To Boost Its GDP, Italy Has Decided to Add Some Weird New Statistics

The news: After years of chronic economic turmoil, Italy is turning to some unusual tactics to boost their numbers and hit deficit targets.

On Thursday, the Italian National Statistical Institute (Istat) announced that cocaine, prostitution and black market alcohol will be officially included in Italy's GDP starting in 2014, and prior-year figures will be "adjusted" to meet the methodology. The revision were, according to Istat, necessary to meet European Union rules.

Four recessions in 13 years have shrunk Italy's GDP to $2.13 trillion, 2% lower than in 2001, and in response, Prime Minister Matteo Renzi has committed to reducing the deficit below 2.6% of GDP. But in these years, police have clashed violently with protesters over harsh austerity measures and unemployment is as high as 13%.

"Even if the impact is hard to quantify, it's obvious it will have a positive impact on GDP," economist and finance professor Giuseppe Di Taranto told Bloomberg. "Therefore Renzi will have a greater margin this year to spend."

No word yet on whether Cosa Nostra will be included in the new policy.

The background: The Independent reports that by including the black market transactions, Italy's GDP is expected to rise about 2%.

For comparison, consider America's underground economy, which includes everything from prostitution and drugs to under-the-table labor and off-the-books construction jobs and is worth up to $2 trillion. Analysts Richard Cebula and Edgar Feige estimated in 2011 that "18% to 19% of total reportable income is not properly reported to the IRS," causing a $500 billion shortfall in tax revenues.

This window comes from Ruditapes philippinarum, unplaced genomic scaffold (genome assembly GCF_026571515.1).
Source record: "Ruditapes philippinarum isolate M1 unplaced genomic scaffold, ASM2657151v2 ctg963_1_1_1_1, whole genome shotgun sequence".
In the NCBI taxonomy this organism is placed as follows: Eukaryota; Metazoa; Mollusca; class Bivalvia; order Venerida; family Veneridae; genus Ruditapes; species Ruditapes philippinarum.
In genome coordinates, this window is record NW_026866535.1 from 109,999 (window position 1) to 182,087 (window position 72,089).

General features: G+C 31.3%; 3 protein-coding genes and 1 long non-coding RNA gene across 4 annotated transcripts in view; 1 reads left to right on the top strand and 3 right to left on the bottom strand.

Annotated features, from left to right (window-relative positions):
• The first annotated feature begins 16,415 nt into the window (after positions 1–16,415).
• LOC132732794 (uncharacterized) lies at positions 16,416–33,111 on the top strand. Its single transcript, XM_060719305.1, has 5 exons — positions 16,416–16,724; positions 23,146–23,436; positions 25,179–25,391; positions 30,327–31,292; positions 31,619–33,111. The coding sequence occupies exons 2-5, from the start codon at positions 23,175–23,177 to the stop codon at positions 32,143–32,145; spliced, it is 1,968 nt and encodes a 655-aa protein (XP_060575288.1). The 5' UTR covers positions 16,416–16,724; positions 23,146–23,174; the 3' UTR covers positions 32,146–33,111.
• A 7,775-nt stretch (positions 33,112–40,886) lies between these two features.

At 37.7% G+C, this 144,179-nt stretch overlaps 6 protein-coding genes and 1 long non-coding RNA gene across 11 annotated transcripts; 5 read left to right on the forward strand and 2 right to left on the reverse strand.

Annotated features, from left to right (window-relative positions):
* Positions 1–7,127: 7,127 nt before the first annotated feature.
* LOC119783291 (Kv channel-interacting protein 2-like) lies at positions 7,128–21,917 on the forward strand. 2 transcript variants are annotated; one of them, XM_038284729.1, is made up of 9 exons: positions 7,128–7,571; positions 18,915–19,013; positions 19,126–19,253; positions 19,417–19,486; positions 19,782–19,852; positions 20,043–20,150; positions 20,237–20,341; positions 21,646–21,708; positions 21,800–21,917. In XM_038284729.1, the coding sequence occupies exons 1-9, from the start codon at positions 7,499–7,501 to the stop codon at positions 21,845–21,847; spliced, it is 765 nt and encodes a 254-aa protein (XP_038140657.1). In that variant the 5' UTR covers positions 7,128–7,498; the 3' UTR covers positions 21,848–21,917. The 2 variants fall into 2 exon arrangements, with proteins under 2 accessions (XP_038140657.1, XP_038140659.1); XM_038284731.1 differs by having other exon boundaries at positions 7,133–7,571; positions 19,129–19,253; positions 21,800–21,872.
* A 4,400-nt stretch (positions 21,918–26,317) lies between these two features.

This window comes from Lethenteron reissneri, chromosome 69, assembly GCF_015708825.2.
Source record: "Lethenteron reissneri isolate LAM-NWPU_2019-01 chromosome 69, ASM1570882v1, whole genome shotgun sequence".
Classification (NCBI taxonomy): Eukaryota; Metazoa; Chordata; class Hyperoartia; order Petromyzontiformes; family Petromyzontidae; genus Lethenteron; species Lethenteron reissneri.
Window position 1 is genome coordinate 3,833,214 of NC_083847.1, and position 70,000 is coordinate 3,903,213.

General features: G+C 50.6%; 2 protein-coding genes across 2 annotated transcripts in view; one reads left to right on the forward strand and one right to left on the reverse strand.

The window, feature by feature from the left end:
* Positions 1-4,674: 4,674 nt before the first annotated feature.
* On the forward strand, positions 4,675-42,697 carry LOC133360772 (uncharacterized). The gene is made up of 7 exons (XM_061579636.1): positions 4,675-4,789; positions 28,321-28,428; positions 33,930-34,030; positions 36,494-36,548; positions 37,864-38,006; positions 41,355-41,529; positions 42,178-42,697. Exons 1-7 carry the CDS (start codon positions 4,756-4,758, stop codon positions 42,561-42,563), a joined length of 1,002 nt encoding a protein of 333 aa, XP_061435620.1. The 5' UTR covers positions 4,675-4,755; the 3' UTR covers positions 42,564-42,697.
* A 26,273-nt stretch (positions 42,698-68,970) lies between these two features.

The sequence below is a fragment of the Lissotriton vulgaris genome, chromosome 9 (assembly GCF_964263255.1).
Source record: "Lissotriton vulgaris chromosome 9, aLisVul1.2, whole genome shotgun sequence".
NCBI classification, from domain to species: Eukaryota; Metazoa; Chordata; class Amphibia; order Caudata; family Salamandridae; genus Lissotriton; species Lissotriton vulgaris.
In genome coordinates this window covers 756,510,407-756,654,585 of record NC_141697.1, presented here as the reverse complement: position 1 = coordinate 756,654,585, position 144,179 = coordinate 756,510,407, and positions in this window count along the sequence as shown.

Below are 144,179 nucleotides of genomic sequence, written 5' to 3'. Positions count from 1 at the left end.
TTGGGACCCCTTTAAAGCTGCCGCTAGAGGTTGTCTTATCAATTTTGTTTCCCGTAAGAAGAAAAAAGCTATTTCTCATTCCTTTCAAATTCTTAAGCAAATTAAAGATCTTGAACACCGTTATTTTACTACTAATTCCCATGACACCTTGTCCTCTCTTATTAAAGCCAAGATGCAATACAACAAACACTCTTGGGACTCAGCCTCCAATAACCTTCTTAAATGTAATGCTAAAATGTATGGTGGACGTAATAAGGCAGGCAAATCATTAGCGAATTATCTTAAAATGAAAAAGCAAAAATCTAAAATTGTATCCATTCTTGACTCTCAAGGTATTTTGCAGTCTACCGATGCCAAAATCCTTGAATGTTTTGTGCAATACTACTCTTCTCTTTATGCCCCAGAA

Legalized marijuana in Colorado, for example, has already raised millions of dollars in tax revenue, demonstrating that the drug market is robust even in shaky economic times. Legal cannabis sales across the entire United States are expected to reach a staggering $2.57 billion in 2014, up from $1.53 billion a year ago.

It's estimated that Americans send as much as $10–$30 billion south in exchange for drugs. Worldwide, the drug trade is estimated at $45–$280 billion, thanks to gigantic markups.

How legit is Italy's move? It's a little shady, given that drugs are as illegal in Italy as they are in the rest of Europe (non-organized prostitution is legal). So while the numbers increase Italy's GDP on paper, it won't actually have a practical effect on the Italian economy.

And no, former prime minister Silvio Berlusconi had nothing to do with this. He's currently banned from public service, and his only contributions to the new figures come from personal purchases.

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Tom McKay

Tom is a staff writer at Mic, covering national politics, media, policing and the war on drugs. He is based in New York and can be reached at tmckay@mic.com.

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